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J Hosp Med. 2016 Dec;11(12):840-846. doi: 10.1002/jhm.2646. Epub 2016 Aug 16.

Screening for maternal postpartum depression during infant hospitalizations.

Author information

1
Division of Hospital Medicine, Children's Hospital Los Angeles, Los Angeles, California.
2
University of Southern California, Keck School of Medicine, Los Angeles, California.
3
Division of Social Work, Children's Hospital Los Angeles, Los Angeles, California.

Abstract

BACKGROUND:

Postpartum depression is common and adversely affects children of afflicted mothers; postpartum depression recognition and treatment may improve outcomes. Hospitalization represents a potential health encounter for expanding screening and intervention.

OBJECTIVE:

We aimed to assess for postpartum depression at infant hospitalization and examine postpartum depression risk factors in this population.

DESIGN, SETTING, AND PARTICIPANTS:

We conducted a prospective observational study of 310 English- or Spanish-speaking women with an infant aged 2 weeks to 1 year admitted to a pediatric hospitalist service at a large urban freestanding children's hospital.

MEASUREMENTS:

Mothers completed demographic questionnaires, a maternal-infant bonding scale, and the Edinburgh Postpartum Depression Scale (EPDS). Mothers with an EPDS score of 10 or higher (positive screen) received counseling and mental health referrals. Postenrollment calls followed trends in EPDS score and resource utilization. Multivariate logistic regression assessed relationships among risk factors and positive screens.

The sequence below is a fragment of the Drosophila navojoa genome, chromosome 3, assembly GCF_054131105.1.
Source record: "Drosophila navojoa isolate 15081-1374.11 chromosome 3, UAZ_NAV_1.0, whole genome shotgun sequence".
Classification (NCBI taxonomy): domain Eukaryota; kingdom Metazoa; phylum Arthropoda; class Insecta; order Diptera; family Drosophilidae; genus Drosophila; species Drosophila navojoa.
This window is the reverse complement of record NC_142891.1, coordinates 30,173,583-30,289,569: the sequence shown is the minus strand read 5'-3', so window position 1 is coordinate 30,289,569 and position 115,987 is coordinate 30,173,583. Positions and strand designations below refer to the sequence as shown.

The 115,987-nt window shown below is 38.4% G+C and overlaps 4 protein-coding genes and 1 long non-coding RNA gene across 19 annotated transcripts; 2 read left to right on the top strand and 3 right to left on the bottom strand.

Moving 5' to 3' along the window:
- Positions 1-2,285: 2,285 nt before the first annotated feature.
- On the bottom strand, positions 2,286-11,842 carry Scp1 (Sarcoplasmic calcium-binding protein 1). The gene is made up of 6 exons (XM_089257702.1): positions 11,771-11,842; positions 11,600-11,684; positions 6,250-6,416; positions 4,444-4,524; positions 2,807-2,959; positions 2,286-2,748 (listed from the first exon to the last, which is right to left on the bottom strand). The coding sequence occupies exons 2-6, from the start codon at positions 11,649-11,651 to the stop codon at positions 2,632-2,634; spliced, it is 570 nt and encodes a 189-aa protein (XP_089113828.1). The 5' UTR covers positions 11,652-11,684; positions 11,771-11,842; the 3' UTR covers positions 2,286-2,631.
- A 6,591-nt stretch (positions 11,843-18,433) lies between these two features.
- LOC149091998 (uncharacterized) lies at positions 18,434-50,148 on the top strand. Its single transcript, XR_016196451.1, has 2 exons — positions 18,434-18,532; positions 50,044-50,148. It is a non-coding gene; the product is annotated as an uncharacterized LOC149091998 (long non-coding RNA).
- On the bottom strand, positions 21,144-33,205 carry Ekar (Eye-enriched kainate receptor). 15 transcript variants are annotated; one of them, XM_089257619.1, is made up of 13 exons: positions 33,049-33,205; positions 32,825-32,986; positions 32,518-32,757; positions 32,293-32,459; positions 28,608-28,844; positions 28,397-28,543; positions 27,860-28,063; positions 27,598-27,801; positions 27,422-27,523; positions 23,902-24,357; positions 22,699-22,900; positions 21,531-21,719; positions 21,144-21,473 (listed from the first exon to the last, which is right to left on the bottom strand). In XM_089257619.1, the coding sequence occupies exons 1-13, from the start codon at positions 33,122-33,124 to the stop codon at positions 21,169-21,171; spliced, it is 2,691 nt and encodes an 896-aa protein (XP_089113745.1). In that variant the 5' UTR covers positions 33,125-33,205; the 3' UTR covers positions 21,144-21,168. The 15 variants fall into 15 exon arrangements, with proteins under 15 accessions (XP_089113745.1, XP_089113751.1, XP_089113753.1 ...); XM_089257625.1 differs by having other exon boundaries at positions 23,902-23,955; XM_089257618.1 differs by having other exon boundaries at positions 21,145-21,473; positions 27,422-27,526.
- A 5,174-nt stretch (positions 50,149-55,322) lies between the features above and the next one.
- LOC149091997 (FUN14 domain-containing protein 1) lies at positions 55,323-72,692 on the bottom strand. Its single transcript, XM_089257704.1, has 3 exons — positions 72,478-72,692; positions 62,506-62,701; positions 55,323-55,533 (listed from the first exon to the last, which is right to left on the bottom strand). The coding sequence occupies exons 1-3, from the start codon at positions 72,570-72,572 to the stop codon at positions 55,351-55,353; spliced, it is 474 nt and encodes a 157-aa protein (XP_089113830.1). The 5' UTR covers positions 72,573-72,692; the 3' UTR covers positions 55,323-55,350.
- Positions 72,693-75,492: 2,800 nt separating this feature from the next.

RESULTS:

Eighty-seven mothers (28%) were EPDS+. Only 14.6% reported appropriate prior depression screening. Maternal factors associated with EPDS+ were poor social support (4.40, interquartile range [IQR] = 2.27-8.53) and history of psychiatric diagnoses (5.02, IQR = 2.49-10.15). Having an infant with neurodevelopmental comorbidities was associated with EPDS+ screens (2.78, IQR = 1.03-7.52). Of 21 initially EPDS+ mothers reached by phone, 8 (38%) utilized their doctor or referral resource, resulting in lower EPDS scores (F(1,19) = 5.743, P < 0.05) compared to those not seeking help.

CONCLUSION:

Postpartum depression screening during infant hospitalizations captures women previously unscreened. Low social support, past psychiatric diagnoses, or having infants with neurodevelopmental problems may increase postpartum depression risk. Journal of Hospital Medicine 2015;11:840-846. © 2015 Society of Hospital Medicine.

PMID:
27527537
DOI:
10.1002/jhm.2646
[Indexed for MEDLINE]

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